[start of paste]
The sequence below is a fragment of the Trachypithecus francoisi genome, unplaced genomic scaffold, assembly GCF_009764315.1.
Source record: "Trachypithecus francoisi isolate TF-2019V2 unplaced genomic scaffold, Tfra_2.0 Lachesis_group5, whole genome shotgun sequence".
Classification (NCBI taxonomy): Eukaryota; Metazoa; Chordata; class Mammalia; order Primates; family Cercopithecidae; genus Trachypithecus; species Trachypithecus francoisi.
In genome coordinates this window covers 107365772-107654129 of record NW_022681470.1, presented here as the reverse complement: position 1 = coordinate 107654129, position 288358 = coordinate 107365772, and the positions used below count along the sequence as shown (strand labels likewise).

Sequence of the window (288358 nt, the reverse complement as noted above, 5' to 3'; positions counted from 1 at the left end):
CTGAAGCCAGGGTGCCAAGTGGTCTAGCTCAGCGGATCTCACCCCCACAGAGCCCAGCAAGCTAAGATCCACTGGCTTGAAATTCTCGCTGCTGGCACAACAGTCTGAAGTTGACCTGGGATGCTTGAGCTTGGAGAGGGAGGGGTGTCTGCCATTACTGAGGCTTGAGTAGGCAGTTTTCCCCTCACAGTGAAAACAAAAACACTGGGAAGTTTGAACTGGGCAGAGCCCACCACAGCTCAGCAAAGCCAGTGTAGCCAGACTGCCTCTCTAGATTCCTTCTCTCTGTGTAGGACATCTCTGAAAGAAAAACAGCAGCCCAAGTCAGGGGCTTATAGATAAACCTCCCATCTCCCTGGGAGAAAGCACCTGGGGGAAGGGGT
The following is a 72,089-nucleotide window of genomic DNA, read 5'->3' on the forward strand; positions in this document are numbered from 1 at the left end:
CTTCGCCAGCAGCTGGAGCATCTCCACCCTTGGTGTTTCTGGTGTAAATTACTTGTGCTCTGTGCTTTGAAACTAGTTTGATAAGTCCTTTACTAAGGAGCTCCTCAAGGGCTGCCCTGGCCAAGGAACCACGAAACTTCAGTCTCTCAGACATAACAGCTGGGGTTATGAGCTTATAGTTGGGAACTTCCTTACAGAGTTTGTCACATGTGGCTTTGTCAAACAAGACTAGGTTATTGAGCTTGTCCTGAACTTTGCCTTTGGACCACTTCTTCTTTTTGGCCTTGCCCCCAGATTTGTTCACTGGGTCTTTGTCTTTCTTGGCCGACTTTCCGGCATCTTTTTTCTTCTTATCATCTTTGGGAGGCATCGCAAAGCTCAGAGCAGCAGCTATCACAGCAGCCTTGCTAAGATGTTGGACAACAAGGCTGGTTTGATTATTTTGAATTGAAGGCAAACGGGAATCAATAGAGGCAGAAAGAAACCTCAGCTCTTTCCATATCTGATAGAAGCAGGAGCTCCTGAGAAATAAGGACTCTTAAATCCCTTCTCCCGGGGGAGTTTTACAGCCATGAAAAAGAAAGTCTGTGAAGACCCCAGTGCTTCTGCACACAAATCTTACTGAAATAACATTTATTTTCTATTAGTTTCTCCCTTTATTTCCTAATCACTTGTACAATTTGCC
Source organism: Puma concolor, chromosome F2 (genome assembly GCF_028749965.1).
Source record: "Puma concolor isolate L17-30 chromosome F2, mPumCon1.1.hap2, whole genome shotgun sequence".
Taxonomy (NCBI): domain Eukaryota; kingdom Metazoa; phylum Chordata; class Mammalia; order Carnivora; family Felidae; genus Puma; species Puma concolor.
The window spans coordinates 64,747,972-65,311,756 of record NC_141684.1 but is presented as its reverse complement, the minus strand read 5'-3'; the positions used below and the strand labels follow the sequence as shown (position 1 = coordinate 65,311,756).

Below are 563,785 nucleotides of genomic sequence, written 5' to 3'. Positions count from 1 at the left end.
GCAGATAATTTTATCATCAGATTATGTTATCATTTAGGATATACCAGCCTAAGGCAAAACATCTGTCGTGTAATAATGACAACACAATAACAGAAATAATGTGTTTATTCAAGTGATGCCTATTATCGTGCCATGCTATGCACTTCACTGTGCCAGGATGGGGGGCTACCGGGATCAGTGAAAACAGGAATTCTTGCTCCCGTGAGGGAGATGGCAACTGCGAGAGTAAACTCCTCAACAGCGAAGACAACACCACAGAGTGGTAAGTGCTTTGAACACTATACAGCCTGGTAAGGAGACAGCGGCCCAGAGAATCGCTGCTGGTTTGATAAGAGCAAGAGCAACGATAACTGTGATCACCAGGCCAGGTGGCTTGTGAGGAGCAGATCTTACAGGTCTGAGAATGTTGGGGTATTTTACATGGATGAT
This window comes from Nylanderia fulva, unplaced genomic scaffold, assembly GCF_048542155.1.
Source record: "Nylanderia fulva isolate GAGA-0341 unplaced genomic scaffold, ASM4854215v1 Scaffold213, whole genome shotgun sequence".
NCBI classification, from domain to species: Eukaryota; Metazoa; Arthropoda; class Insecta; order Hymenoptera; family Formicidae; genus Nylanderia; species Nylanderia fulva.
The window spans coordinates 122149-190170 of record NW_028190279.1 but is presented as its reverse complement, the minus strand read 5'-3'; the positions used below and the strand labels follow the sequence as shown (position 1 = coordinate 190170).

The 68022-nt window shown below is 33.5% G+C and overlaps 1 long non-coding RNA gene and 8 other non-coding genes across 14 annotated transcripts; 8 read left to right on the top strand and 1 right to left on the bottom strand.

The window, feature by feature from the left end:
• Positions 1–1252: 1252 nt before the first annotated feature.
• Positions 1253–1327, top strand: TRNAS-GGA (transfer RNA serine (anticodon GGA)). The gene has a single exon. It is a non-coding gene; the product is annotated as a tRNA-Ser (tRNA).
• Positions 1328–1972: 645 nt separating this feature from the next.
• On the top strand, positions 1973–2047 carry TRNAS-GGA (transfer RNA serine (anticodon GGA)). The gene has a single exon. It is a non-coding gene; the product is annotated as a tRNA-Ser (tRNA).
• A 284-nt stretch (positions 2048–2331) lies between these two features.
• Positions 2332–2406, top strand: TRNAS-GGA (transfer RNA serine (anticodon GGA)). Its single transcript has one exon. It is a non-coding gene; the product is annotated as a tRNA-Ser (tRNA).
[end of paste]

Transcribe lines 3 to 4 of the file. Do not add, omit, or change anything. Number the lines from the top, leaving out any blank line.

Classification (NCBI taxonomy): Eukaryota; Metazoa; Chordata; class Mammalia; order Primates; family Cercopithecidae; genus Trachypithecus; species Trachypithecus francoisi.
In genome coordinates this window covers 107365772-107654129 of record NW_022681470.1, presented here as the reverse complement: position 1 = coordinate 107654129, position 288358 = coordinate 107365772, and the positions used below count along the sequence as shown (strand labels likewise).